3. Lines

When shooting a picture I always try to keep the lines of the picture in mind. Just like in for example landscape- or architectural photography these have a big impact. When I’m styling food I’m trying to see the photo in diagonals and think of the lines in the photo. Straight lines such as in the second photo below can make a photo look a bit stagnant. It interferes with the flow in a photo. Slanting lines on the contrary will let the viewers eyes walk through the image in a more natural way (such as in the first photo below).

In the second photo, you’ll notice that your eyes will look no further than the main bowl. In the first picture the plate is a bit tilted, which makes it more pleasant to look at. You also take away the feeling of a stagnant placed vertical plate because you created a softer flow. Your eyes are guided through the picture in a natural way.

TIP: you can create drama in a photo with diagonal movement. Compose your scene so that dishes and props seem to be cascading down the frame.

4. Use negative space

Unless you’re going for a close-up, I personally think a food photo doesn’t get any better by shooting it too close to the food. A photo is much more realistic, pleasant to look at and tells more of a story if I back up a bit and create some negative space in a picture. I love the dramatic look that I can create by having negative space around the main subject.

5. Storytelling

The above composition tips are guidelines that you can keep in mind as they might help you shoot a better picture. Don’t be afraid to play around with different compositions. What I almost always try to achieve is to tell a story with a photo, because I personally think that the most compelling food photos have a story to tell. This can be a gorgeous styled table where you can almost see the guests arriving and enjoying the food, but it can also be a close-up of a delicious cookie that instantly makes you hungry. The storytelling aspect is where composition comes in though. Do you always need to tell a story? Absolutely not. Composition can tell a story and make the viewer think about the picture OR it needs to present the food in the best way possible such as below close-up of chocolate ice cream. This is not an example of a storytelling picture, but it does make you a bit hungry, right?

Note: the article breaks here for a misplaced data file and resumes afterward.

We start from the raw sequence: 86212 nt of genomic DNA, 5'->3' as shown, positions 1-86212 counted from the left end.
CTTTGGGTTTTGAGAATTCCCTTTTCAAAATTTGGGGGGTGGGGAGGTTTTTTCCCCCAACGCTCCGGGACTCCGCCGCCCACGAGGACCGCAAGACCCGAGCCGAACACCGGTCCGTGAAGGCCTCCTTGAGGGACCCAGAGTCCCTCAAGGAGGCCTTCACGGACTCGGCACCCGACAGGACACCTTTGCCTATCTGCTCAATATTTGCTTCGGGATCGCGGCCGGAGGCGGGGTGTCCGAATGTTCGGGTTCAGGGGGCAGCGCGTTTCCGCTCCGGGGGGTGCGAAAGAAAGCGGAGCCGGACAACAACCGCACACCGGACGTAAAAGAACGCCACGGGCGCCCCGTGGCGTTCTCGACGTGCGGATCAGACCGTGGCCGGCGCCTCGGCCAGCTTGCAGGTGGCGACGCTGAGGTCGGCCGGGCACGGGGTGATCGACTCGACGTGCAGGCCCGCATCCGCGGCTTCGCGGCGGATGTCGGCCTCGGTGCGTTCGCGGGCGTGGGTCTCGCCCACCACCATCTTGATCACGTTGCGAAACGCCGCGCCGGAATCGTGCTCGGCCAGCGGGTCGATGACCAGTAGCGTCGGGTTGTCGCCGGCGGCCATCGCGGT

Creamy Chocolate Ice Cream

6. The rule that really is a rule

As I wrote earlier, all of the above rules are only guidelines…. There is however, one rule that really is a rule.

No matter what you do or which guideline you decide to follow or ignore, the best tip for great composition is to make it look effortless and seamless.

The viewer should feel an emotion without noticing what the photographer was thinking or trying to achieve while shooting the photo, because then the focus on the food is taken away. It’s almost unexplainable, but it’s often quite noticeable when a picture is taken without thinking of the composition. Even if the styling looks messy, every little crumb was well thought about to create a killer composition. Remember that food styling and food photography is subjective so there is no wrong or right. Try to show your passion and the idea behind a photo in a natural way. Taste the food, have a vision what you want to shoot and which story you would like to tell and keep on practicing. You will learn with each shot you take.

I would love to invite you to my new food photography Facebook group where I’m creating a supportive group of like minded people that can help eachother to improve their work. I’d love to see you there. Or maybe you would like to sign up for a 1 on 1 online food photography coaching session?